Virtually every goal within the Change Plan must be communicated to the stakeholders it affects – staff, clients, family members, and other agencies. Persuasive, clear communication maximizes the potential for positive response and empowers participants to become part of the change process.
External and internal communications must be built on and support the change plan for the successful implementation of the ATTOC intervention documented in the previous step. A good communication plan will keep communication focused, timely, and on target, preventing unwanted surprises (either for those affected or for persons involved in planning).
As for any plan, persons with key roles in communication should be specifically identified and the expectations of each should be clearly stated.
The agency website, newsletters, patient brochures, and other methods should be used to describe the initiative. Signage both inside and outside the campus is helpful.
Task 1. Identify clear messaging and the best communication channels to communicate with stakeholders.
Identify those who will be affected by changes in the agency (both internal and external) and the best communication channel(s) to reach them. Employees and others will be more willing to contribute their time and effort if they think and believe that addressing tobacco benefits all the staff, patients, and the program itself. Not only printed messages, but actions, will communicate whether or not the changes leaders announce in bulletins are true expectations executed with commitment and passion.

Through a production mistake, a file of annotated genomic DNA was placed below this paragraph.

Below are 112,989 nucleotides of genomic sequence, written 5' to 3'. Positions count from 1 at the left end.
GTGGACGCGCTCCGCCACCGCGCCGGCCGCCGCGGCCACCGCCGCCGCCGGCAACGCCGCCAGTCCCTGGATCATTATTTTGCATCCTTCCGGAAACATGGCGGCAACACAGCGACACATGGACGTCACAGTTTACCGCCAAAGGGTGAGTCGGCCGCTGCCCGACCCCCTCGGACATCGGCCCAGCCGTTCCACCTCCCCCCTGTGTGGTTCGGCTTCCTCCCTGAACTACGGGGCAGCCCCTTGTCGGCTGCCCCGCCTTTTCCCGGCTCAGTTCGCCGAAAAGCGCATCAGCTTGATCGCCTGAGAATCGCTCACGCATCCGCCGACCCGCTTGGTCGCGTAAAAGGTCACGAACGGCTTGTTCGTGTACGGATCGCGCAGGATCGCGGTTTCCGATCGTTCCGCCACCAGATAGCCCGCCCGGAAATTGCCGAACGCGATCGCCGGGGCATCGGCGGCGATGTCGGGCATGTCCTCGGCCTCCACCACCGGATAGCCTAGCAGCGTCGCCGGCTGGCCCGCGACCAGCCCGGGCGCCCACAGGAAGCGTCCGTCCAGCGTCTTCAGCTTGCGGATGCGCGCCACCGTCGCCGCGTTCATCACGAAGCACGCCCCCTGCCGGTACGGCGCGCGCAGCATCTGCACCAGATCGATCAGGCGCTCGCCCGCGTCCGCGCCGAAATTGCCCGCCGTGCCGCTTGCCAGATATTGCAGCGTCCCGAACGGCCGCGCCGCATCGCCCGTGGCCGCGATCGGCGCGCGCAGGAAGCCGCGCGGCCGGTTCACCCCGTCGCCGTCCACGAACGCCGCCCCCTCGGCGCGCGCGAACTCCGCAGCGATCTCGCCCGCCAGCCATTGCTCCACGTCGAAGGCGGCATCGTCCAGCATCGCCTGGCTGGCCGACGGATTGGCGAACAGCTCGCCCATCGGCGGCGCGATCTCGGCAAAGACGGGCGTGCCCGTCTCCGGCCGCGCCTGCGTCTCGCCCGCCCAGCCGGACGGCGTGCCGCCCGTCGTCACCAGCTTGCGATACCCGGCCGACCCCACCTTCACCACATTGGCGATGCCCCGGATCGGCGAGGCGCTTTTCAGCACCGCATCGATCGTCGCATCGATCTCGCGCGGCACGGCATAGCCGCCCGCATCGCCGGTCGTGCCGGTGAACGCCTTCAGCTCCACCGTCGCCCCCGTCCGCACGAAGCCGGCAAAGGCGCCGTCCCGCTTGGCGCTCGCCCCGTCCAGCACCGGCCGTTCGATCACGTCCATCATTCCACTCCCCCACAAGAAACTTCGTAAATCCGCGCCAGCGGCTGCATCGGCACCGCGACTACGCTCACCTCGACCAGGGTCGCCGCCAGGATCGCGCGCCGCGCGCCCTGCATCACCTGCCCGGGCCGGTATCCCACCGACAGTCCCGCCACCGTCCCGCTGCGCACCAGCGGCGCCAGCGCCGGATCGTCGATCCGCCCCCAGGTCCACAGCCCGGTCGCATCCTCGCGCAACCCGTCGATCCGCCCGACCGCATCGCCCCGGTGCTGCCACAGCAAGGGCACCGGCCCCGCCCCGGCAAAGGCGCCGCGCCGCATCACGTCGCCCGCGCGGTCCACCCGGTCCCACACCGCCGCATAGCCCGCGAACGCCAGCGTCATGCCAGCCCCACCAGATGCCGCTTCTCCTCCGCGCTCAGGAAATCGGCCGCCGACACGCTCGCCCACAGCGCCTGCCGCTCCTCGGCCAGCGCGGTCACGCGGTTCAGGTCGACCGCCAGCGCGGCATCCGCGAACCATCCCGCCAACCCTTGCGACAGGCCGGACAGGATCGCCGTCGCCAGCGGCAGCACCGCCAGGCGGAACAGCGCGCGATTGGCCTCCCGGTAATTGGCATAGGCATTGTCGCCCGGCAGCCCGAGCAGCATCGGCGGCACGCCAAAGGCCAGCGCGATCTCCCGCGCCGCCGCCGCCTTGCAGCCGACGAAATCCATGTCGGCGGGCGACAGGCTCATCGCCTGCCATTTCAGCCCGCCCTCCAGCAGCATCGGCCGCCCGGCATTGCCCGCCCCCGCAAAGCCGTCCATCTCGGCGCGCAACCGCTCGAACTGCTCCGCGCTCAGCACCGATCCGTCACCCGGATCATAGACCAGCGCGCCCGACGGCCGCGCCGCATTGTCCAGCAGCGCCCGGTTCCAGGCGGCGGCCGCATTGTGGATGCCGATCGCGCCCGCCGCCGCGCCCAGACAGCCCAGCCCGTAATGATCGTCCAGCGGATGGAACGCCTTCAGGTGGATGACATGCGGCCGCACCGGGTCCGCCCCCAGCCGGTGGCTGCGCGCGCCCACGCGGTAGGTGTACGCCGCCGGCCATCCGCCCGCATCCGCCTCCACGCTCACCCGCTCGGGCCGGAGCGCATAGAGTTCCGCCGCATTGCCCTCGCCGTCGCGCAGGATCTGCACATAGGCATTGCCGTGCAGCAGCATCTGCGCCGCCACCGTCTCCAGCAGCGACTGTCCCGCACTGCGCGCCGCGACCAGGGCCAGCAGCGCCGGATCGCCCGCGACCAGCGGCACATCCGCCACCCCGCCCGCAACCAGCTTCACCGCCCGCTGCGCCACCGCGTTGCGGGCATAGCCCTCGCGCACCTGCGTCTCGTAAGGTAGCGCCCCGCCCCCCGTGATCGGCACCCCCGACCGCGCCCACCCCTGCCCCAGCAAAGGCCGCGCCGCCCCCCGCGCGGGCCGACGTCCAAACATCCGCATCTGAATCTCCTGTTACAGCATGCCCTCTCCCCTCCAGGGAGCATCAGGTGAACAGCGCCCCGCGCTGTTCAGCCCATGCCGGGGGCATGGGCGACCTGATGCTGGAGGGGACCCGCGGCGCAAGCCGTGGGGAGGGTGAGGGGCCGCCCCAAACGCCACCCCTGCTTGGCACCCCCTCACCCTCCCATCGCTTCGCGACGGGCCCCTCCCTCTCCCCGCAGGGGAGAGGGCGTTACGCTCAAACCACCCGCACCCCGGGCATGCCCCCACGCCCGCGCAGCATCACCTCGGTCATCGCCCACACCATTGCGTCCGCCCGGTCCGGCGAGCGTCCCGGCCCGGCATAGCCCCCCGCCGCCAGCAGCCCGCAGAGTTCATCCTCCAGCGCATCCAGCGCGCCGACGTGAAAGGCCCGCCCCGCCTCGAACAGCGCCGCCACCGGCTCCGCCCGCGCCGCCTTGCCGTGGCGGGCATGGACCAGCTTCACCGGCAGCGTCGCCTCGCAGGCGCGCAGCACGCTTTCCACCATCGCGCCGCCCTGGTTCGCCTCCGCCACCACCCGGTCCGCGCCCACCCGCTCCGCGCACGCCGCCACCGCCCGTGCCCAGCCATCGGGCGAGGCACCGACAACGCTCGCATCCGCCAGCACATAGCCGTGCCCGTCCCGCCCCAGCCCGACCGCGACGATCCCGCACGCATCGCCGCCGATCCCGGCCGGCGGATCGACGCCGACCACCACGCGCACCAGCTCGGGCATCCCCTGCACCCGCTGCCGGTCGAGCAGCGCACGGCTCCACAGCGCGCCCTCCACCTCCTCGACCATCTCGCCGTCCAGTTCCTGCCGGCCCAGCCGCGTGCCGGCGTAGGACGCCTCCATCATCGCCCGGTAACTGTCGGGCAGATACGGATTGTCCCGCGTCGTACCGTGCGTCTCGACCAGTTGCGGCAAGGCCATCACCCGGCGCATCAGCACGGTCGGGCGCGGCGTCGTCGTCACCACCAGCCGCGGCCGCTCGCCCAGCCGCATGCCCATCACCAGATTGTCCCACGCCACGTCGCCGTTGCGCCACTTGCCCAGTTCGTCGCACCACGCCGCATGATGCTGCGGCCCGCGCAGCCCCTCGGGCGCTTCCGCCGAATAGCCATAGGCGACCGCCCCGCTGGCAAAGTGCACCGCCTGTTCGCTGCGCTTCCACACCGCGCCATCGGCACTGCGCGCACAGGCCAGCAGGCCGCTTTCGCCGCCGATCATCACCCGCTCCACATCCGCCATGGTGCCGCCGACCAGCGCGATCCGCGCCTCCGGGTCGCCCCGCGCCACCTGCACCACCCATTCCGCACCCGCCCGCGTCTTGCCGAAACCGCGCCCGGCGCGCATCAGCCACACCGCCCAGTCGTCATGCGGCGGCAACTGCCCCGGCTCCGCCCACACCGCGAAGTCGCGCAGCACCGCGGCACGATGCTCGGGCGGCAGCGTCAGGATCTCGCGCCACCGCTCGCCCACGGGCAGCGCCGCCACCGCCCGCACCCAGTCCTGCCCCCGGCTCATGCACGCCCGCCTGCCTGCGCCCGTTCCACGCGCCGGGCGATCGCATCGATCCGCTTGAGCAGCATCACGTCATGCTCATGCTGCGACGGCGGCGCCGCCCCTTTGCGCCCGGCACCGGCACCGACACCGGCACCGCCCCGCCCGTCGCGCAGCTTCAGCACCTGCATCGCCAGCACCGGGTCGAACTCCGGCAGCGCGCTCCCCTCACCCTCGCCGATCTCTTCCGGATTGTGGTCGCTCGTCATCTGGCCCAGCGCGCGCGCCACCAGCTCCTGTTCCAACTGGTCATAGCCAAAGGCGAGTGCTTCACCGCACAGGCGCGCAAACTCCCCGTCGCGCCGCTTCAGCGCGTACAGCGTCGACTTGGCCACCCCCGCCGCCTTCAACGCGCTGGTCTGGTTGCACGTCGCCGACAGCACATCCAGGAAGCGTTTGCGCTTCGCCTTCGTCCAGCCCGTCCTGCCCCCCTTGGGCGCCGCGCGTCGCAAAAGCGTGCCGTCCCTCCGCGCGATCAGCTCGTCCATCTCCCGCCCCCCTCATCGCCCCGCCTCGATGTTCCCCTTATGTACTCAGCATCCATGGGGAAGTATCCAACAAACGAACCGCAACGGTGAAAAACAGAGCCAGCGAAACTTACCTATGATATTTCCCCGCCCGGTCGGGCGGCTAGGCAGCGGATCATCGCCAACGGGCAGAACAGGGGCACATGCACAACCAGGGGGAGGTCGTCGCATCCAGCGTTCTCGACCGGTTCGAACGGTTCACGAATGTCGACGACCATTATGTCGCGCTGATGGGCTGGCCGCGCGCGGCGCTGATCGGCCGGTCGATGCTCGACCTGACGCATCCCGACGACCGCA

Task 2. Determine channels for feedback from patients and staff.
Provide a feedback loop so that you know how the changes are being received. In addition to encouraging people to participate in the implementation of the change, listen to what they have to say and consider whether you can make adjustments that will facilitate the change process for them and for others whose opinion they may represent.
Task 3. Communicate new policies and procedures.
As you communicate new policies and procedures, take care that you are not only using the right channel of communication for each group of stakeholders – e.g., staff, patients, family members, community members, and referral sources – but also that you are conveying to each a consistent message. No audience’s response should be taken for granted. Explain specifically how the new policies and procedures will affect each group. Provide support for difficult changes and publicize alternatives, where relevant. For example, if there will no longer be a smoking break, be sure that staff do not lose break time. Anticipate how people will react, the questions they are likely to raise, and the issues that may result. Be prepared with clear concise answers that will speak to the common obstacles that can be expected and address known concerns “up front.”